Can adhering to a definition or “type” create an environment where we are stifling natural behavior and limiting what we consider as “good?”
In Average Oppression, Laura Grace Weldon takes a sharp look at the current obsession to define and standardize everything from weight to grades to how our food looks.
The author sets up what she wants to say from a personal framework – her son’s doctor telling him he is overweight without looking at the context of the situation. The doctor just looked as some height/weight chart and diagnosed without looking at the overall health of the patient. Just like many produce growers making appearance-based judgements about the quality of a food and discarding what doesn’t match the accepted norm. Just as striking is the point she makes about education. How can there even be a definition of an “average student” without taking into account the individual needs and strengths of each learner?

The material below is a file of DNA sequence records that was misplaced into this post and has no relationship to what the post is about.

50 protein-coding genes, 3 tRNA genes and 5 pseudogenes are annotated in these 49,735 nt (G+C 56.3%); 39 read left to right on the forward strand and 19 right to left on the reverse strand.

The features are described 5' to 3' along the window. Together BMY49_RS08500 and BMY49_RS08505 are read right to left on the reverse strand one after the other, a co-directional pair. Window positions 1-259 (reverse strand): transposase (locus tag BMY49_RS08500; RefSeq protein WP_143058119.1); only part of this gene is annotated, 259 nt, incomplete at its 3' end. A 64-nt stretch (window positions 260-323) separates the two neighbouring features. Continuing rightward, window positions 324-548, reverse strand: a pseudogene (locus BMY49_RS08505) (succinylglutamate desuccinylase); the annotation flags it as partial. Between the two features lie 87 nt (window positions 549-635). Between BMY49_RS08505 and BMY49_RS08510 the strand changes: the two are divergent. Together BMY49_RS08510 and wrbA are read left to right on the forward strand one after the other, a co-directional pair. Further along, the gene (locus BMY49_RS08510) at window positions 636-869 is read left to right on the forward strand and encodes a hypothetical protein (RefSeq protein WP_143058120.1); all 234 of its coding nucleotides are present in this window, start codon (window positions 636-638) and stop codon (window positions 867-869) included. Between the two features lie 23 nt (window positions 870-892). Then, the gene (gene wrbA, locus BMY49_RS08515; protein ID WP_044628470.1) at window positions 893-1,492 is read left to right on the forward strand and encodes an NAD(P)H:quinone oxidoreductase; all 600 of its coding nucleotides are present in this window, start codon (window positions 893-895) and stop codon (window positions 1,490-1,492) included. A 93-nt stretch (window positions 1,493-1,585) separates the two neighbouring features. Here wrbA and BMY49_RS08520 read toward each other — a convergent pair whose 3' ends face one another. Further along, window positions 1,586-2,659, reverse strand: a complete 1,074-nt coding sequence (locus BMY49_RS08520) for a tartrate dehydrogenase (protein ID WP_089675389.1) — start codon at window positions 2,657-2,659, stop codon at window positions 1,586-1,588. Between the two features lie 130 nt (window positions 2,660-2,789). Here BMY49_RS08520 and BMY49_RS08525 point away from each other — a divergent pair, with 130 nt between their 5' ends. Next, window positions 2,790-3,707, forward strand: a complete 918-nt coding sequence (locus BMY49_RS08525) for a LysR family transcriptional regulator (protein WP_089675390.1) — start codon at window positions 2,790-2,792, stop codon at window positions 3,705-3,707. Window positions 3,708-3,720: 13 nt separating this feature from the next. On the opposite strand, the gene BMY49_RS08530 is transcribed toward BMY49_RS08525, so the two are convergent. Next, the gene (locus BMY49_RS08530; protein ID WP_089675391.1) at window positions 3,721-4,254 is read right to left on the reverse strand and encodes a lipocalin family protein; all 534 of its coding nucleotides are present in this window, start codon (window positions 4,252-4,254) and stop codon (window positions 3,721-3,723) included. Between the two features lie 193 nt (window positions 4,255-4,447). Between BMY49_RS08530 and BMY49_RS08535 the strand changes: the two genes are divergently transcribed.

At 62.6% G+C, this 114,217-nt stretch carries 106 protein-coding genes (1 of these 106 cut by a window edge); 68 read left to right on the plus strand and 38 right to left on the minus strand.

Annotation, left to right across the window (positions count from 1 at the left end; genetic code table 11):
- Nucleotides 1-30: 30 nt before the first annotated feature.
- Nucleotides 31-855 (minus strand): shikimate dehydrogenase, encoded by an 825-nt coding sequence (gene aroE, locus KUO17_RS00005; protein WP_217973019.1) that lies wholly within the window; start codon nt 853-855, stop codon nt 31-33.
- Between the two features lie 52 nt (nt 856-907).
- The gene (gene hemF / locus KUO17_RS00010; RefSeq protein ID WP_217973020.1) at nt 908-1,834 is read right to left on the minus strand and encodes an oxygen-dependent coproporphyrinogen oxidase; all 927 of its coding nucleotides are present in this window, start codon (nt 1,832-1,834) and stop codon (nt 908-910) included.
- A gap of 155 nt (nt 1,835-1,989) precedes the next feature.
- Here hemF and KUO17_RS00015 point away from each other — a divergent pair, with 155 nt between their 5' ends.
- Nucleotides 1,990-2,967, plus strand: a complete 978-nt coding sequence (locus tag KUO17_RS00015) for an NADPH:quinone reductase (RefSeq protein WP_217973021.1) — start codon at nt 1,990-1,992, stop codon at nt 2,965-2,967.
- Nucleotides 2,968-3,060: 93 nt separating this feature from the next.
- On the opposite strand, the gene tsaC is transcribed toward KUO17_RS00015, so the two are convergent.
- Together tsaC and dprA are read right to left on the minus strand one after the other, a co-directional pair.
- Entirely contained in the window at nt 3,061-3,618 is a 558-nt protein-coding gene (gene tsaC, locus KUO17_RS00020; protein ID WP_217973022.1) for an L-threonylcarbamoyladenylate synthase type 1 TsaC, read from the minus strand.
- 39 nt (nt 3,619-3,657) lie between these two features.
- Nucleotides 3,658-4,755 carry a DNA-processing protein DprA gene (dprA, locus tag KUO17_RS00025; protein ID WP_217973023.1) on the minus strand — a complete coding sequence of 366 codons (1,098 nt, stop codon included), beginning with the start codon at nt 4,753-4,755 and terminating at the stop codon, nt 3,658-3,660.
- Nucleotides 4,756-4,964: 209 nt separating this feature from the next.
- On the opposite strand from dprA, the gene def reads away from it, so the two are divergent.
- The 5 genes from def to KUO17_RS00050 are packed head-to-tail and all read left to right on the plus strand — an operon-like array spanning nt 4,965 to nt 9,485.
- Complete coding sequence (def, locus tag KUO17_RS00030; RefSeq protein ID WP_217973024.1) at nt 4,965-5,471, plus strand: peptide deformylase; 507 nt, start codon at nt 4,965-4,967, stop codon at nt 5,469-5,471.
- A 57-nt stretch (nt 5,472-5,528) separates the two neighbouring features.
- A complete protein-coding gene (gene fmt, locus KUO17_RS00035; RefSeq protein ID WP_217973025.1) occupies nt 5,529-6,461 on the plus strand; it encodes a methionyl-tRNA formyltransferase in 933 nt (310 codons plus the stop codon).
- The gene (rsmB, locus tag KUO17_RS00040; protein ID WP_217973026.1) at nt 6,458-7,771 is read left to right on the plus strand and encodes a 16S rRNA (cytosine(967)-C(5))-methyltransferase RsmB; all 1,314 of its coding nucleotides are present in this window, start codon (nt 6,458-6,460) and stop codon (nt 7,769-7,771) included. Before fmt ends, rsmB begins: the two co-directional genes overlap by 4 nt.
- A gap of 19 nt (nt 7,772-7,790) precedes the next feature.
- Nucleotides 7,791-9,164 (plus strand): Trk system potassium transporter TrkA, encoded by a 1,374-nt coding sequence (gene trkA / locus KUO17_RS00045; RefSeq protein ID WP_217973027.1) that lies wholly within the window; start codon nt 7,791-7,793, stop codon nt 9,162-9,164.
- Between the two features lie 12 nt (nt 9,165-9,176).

I wasn’t very sure on who she was speaking to in this blog – parents, educators or the public at large. Having more defined audience would have given me more of an understanding of what she wanted her readers to walk away with.
Even without this clear view of the audience, she is very effective I hammering her point home with consistent soft blows. The statistics she provides are useful for readers to help put her arguments into context. How many of us realize how many apples don’t make it to market because they don’t fit someone’s ideal of an apple? She also does a great job of making readers conscious of how much we unknowingly find ourselves comparing things to what the “average” for that thing is and how often that average doesn’t really apply.
The last point the author makes about the need for “cross-pollination, diversity, self-assembly, interdependence, adaption, balance, and an undeniable tendency toward beauty” was especially powerful as it reminded me that remixing away from the average drives progress.